Govt to provide structures for schools facing admission challenges

Government has assured all parents, guardians and school authorities that the challenges confronting the affected schools will be solved by the end of this month.

Minister of Education, Professor Jane Naana Opoku-Agyeman

The government is providing temporary structures for schools facing admission challenges to enable them to admit students who have been placed by the Computerised Schools Selection and Placement System (CSSPS) in those schools.

It has, therefore, assured all parents, guardians and school authorities that the challenges confronting the affected schools will be solved by the end of this month.

Meanwhile, the Ghana Education Service (GES) has directed the heads of the schools to manage the situation as the government continues to take measures to provide permanent solutions for the problem.

Accommodation challenges

Speaking to the Daily Graphic in an interview in Accra on Monday concerning measures that the government was taking to solve the accommodation challenges in some top schools, the acting Head of Public Affairs at the GES, Reverend Jonathan Bettey,  said the challenge would be solved soon.

He, however, did not give any specific amount that the government would spend to provide the temporary structures; nor was he able to give an indication of the specific number of schools that would benefit from the emergency programme.

He called on parents of the affected students and the school authorities to bear with the GES as urgent steps were being taken to normalise the situation.

Increased number

He also appealed to the affected schools to endeavour to cope with the increased number of students placed in their schools by the CSSPS.

Rev. Bettey said contractors were accessing the work to be done but the government had already provided the necessary building materials for the affected schools to enable the contractors to start work.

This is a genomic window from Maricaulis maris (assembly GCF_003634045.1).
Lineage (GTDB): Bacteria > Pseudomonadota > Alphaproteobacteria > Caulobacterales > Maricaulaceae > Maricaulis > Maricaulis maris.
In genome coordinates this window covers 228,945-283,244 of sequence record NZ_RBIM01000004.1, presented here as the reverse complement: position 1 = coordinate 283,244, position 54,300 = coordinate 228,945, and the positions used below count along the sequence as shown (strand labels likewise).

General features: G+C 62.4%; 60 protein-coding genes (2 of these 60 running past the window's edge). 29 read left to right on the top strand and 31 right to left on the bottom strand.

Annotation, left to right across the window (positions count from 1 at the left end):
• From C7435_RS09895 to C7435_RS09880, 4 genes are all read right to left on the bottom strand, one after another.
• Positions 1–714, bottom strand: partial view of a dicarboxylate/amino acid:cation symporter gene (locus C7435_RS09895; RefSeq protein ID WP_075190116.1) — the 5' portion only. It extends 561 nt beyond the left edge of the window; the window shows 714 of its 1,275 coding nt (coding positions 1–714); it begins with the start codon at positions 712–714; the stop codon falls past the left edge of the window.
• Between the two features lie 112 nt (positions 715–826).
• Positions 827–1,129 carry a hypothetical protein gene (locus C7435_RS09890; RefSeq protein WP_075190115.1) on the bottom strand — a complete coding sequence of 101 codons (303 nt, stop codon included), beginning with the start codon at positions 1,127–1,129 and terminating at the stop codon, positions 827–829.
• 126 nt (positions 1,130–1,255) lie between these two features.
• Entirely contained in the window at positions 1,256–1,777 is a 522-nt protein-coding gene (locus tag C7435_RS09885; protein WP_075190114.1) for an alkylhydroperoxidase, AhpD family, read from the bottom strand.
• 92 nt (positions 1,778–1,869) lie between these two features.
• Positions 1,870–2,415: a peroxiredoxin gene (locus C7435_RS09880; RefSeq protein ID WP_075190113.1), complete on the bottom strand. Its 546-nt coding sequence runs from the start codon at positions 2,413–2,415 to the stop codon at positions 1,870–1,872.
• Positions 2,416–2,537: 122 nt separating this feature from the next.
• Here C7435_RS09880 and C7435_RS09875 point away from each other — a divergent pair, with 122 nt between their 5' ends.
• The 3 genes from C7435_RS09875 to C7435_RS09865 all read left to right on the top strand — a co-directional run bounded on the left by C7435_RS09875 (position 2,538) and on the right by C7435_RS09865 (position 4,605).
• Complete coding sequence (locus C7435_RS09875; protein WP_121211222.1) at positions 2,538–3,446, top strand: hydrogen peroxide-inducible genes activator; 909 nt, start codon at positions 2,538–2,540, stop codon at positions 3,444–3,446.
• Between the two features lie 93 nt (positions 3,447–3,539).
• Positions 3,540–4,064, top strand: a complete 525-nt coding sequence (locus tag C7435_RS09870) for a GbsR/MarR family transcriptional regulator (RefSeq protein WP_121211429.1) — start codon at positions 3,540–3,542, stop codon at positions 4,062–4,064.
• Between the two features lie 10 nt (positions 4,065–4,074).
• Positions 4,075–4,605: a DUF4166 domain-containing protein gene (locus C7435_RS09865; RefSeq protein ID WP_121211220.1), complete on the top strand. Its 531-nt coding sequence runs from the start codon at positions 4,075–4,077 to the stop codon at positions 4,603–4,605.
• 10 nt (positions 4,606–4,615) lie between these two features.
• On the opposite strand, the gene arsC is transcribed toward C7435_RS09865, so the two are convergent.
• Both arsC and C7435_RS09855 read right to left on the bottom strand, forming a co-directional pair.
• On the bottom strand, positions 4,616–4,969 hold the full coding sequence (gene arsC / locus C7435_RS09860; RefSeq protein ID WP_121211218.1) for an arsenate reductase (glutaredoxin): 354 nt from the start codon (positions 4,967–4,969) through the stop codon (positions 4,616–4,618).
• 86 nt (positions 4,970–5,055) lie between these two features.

He also said as a long-term measure, the government would renovate all abandoned or dilapidated school structures to provide additional infrastructure for them.

He said when the four-year system was changed to three years, most of the schools abandoned some classrooms and dormitories and so all those facilities were currently being renovated to ensure accommodation for more students.


Some of the well-endowed schools, especially those in the Central Region, have encountered problems because the CSSPS has given them more students than their facilities can cater for.

Last week, scores of students who were placed in the Wesley Girls’ High School (WGHS) in Cape Coast and other top senior high schools by the CSSPS were denied admission because of lack of accommodation.

Some parents who went to the school with their children to complete their admission processes returned home with their   children. Other parents who were still hopeful that there would be a way out remained in the school waiting to see the school authorities.


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